SXSW Interactive 2015
Screens&stereotypes: How socialTV amplifies images
Stereotypes of women of color are leaping from TV screens to smartphone and tablet screens with the help of networks. Reality shows that feature women of color rely on ancient and ugly stereotypes to draw audiences. SocialTV amplifies those images and networks are powerful socialTV influencers that use those images to promote TV shows. SocialTV challenges networks to go beyond typical marketing strategies to push shows. Networks such as Vh1 use social constructions of race and gender to promote shows such as Love & Hip Hop using tag lines such as: Empire State and booty shakes. Vh1 even rewards viewers for creating outrageous memes, most often racist and sexist ones, by featuring them on the network’s website. African-Americans are major social TV players. They watch TV two hours more than the national average and use Twitter more than other Americans, but TV images of blacks remain flat and stereotypical. SocialTV is recycling those images on new platforms and among new audiences.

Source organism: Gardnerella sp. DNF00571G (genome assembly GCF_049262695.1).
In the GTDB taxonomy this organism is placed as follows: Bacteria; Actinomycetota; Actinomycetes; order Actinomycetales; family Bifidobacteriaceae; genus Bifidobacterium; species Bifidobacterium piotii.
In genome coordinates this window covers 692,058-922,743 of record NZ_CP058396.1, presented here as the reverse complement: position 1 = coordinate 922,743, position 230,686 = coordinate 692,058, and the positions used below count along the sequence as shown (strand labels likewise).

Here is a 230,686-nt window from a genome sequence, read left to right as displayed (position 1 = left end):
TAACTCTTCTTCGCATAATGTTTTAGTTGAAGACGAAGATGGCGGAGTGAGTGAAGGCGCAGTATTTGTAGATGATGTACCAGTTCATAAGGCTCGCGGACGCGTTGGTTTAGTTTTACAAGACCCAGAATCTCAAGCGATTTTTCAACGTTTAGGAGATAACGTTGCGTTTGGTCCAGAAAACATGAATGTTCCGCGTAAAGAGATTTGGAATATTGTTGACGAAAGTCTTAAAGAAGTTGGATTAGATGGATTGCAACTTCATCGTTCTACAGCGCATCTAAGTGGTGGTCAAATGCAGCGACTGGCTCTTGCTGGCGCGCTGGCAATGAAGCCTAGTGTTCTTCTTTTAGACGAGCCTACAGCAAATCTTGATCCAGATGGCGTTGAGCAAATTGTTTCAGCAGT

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- How are networks playing on racial and gendered stereotypes to promote television shows on social media, and how are networks rewarding fans of the shows who create demeaning memes of women of color featured on television shows?
- What role do photo and video social networks play in the role of transferring stereotypes of women of color from the television screen to the second screen?
- How have network-generated images and audiences' reactions to those images impacted show ratings, engagement and sentiment?
- How does the practice of using social media while watching television promote stereotypical images of women of color in pop culture?
- Why do television shows with black casts and themes dominate social media when they are broadcast and what does that dominance mean?
Sherri Williams, PhD candidate/media researcher, Syracuse University